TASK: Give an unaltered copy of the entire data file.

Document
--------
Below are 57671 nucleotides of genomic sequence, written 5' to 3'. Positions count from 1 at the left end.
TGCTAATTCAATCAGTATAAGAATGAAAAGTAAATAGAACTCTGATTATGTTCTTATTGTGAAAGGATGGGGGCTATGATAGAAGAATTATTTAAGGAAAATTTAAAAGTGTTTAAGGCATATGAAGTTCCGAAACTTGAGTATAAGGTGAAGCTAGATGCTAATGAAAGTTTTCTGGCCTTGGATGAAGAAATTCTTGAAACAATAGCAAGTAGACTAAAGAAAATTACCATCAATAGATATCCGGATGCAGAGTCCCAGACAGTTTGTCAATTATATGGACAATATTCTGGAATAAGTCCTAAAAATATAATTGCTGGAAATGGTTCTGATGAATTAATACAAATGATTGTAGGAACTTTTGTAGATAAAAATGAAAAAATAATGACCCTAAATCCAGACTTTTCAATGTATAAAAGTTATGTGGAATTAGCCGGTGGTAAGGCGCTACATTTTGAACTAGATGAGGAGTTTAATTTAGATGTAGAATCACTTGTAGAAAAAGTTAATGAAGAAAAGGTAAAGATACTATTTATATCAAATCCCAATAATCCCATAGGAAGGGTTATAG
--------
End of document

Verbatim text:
Below are 57671 nucleotides of genomic sequence, written 5' to 3'. Positions count from 1 at the left end.
TGCTAATTCAATCAGTATAAGAATGAAAAGTAAATAGAACTCTGATTATGTTCTTATTGTGAAAGGATGGGGGCTATGATAGAAGAATTATTTAAGGAAAATTTAAAAGTGTTTAAGGCATATGAAGTTCCGAAACTTGAGTATAAGGTGAAGCTAGATGCTAATGAAAGTTTTCTGGCCTTGGATGAAGAAATTCTTGAAACAATAGCAAGTAGACTAAAGAAAATTACCATCAATAGATATCCGGATGCAGAGTCCCAGACAGTTTGTCAATTATATGGACAATATTCTGGAATAAGTCCTAAAAATATAATTGCTGGAAATGGTTCTGATGAATTAATACAAATGATTGTAGGAACTTTTGTAGATAAAAATGAAAAAATAATGACCCTAAATCCAGACTTTTCAATGTATAAAAGTTATGTGGAATTAGCCGGTGGTAAGGCGCTACATTTTGAACTAGATGAGGAGTTTAATTTAGATGTAGAATCACTTGTAGAAAAAGTTAATGAAGAAAAGGTAAAGATACTATTTATATCAAATCCCAATAATCCCATAGGAAGGGTTATAG